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Unilever shares closed up 0.44% on Friday as investors began to buy back into the stock following a successful shareholder revolt against the Unilever management team which saw it reverse its plans to move its headquarters to Rotterdam ahead of Brexit.

Unilever is due to report for the third quarter on Thursday as its first attempt to simplify its share structure seems to have gone awry. Other parts of its plan, launched after the failed Kraft-Heinz bid, have been implemented, including the sale of spreads and a €6 billion share buy back.

Unilever shares: focus now on volume rather than price

Chief executive Paul Polman will be looking to show owners of Unilever shares that operational and financial performance are on track. Analysts are expecting that Unilever headline sales will be reported down on Thursday, owing to the sale of spreads, so the focus will be on underlying growth and how this compares to Polman’s target of an annual increase of 3-5%, a rate that Unilever has only achieved twice in the past seven quarters.

“Unilever has been focusing on volume growth rather than pricing of late, which may hark back to the dispute with Tesco over the price of Marmite in 2016,” says Russ Mould, investment director at AJ Bell.

Unilever does not tend to comment on profits at the third quarter stage, but Polman has laid down a target of a 20% operating margin by 2020. For this year as a whole the consensus forecast for headline operating profit is €9.2 billion with an underlying number of €9.4 billion. That implies an underlying operating margin expected by analysts of 17.8% which is very close to Polman’s 20% target yet a touch lower than analysts had been expecting over the summer months.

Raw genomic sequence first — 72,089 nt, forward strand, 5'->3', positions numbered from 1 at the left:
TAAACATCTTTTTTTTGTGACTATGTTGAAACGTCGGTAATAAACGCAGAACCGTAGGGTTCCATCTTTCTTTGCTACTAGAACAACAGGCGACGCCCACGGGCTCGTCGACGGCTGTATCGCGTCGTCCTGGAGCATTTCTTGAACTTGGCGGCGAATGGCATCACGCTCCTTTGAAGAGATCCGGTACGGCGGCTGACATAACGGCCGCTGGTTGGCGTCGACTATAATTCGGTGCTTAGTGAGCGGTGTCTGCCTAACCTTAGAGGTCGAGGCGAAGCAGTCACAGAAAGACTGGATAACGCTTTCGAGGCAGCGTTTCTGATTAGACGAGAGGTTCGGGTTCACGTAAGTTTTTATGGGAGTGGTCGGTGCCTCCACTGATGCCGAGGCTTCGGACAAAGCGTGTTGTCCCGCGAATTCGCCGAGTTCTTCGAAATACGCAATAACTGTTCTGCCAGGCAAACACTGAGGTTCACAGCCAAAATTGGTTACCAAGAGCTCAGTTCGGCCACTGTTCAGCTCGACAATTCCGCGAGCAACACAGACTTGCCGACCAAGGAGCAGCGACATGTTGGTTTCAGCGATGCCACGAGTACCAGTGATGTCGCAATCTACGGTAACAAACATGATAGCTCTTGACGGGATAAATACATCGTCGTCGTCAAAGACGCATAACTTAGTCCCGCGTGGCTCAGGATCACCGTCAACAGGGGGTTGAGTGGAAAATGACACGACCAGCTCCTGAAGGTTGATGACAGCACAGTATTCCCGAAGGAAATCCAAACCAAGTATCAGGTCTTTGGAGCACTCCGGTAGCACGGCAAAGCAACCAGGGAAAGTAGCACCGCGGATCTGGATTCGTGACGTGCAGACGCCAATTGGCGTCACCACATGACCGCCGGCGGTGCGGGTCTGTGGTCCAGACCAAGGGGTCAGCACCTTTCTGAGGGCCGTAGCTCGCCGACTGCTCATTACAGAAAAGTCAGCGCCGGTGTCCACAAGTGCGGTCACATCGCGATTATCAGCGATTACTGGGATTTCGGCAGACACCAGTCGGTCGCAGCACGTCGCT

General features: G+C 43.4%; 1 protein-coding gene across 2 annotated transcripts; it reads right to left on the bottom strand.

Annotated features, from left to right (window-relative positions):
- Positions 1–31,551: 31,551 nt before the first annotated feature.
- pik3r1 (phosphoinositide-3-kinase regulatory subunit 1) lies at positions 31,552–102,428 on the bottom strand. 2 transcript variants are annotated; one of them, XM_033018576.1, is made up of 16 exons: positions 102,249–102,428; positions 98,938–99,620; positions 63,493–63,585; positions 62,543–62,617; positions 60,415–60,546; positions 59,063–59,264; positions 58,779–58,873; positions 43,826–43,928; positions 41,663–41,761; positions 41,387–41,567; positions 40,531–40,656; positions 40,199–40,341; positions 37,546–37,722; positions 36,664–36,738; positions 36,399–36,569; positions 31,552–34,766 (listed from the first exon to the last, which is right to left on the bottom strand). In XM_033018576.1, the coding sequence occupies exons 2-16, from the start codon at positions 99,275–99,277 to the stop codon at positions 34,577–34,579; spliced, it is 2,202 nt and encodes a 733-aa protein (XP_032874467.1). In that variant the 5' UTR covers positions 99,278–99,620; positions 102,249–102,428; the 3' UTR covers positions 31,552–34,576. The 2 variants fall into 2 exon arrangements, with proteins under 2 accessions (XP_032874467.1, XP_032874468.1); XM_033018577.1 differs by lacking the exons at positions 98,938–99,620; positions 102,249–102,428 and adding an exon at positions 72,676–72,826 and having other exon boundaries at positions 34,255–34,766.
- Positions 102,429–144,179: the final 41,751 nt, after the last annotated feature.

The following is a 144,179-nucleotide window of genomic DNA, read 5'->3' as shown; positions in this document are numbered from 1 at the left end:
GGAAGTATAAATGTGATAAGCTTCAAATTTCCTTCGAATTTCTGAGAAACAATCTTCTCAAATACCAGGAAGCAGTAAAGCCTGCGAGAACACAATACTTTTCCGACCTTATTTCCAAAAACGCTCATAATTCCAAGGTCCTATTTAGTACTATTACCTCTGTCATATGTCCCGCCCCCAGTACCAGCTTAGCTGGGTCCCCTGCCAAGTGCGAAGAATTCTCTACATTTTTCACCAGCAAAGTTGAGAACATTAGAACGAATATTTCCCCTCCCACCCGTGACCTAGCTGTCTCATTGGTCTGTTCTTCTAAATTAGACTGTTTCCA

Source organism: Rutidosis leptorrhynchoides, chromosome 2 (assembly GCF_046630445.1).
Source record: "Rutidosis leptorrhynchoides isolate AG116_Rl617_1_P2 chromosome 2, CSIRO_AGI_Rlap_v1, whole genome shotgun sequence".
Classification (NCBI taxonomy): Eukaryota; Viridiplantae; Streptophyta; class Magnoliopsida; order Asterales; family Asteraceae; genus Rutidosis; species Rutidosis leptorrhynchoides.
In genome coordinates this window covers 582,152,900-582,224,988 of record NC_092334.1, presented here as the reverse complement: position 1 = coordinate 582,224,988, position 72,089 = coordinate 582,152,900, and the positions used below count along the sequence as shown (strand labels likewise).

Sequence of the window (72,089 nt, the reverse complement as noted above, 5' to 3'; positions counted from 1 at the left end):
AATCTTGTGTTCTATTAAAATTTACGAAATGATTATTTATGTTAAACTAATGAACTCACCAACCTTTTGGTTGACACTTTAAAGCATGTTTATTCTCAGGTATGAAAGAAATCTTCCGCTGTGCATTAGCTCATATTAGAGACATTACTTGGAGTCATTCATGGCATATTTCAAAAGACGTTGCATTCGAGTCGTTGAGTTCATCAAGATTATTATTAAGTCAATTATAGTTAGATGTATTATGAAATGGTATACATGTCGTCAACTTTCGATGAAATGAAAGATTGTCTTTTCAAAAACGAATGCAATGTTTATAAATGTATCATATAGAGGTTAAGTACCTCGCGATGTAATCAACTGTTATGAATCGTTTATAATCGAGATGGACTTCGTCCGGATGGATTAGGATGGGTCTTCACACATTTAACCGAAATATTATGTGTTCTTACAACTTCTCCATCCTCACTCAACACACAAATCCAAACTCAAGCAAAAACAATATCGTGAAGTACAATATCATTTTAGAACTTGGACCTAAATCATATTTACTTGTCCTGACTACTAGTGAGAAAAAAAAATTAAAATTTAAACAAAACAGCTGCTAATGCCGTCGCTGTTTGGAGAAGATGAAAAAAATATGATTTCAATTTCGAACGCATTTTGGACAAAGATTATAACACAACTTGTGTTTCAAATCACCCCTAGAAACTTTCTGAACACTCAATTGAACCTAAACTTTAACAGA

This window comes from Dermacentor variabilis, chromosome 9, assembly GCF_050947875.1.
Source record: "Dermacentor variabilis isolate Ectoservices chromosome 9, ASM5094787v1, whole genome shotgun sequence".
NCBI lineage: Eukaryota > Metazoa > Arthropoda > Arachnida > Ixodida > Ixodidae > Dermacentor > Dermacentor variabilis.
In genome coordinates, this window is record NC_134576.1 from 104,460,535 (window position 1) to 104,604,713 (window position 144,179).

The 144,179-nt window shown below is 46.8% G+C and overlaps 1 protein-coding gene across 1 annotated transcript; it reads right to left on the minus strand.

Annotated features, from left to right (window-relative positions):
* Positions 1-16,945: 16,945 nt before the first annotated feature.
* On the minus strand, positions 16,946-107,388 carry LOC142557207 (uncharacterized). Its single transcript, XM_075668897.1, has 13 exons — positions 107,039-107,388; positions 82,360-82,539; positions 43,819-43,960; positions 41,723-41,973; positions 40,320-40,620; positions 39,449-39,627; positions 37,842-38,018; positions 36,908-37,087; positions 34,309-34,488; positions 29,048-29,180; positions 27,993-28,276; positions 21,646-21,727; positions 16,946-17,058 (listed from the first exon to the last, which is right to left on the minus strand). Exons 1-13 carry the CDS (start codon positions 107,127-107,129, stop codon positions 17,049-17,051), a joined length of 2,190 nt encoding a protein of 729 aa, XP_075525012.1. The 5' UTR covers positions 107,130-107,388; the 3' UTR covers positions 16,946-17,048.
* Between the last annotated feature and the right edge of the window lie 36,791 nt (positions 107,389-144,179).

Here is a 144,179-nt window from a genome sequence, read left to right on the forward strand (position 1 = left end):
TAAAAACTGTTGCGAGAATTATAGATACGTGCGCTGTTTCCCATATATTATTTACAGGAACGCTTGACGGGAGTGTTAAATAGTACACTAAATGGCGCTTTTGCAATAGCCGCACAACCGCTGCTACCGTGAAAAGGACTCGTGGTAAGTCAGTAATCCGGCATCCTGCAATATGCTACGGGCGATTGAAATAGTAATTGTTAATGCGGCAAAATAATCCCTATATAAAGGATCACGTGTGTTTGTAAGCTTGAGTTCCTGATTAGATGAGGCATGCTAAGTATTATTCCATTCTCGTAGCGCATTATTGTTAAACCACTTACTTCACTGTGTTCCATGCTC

Unilever is licking its wounds after the proposed move of its headquarters was revealed not to have enough support from shareholders. The Unilever board had been trying to simplify the dual-headed nature of the company’s structure but is now going to be forced to consider alternative strategies. It will, however, proceed with its plans to cancel Unilever preference shares.

Had the Rotterdam proposal passed, it is highly likely that UK holders of Unilever shares would have been disadvantaged, especially given the forced selling of Unilever shares by ETFs and index tracker funds that would have ensued. According to stock broker Killik, the decision should be seen as “a slight positive” as it removes some of the near term uncertainty surrounding Unilever shares.

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Please note this article does not constitute investment advice. Investors are encouraged to do their own research beforehand or consult a professional advisor.

Stuart Fieldhouse

Stuart Fieldhouse

Stuart Fieldhouse has spent 25 years in journalism and marketing, including as a wealth management editor for the Financial Times group, covering capital markets and international private banking, and as an investment banking correspondent for Euromoney in Hong Kong. He was the founder editor of The Hedge Fund Journal.

Stuart has worked at CMC Markets, supporting the re-launch of its global financial spread betting and CFD trading platforms. He is also the author of two books on trading, published by Financial Times Pearson. Based in The Armchair Trader’s London office, Stuart continues to advise fund managers, private banks, family offices and other financial institutions.

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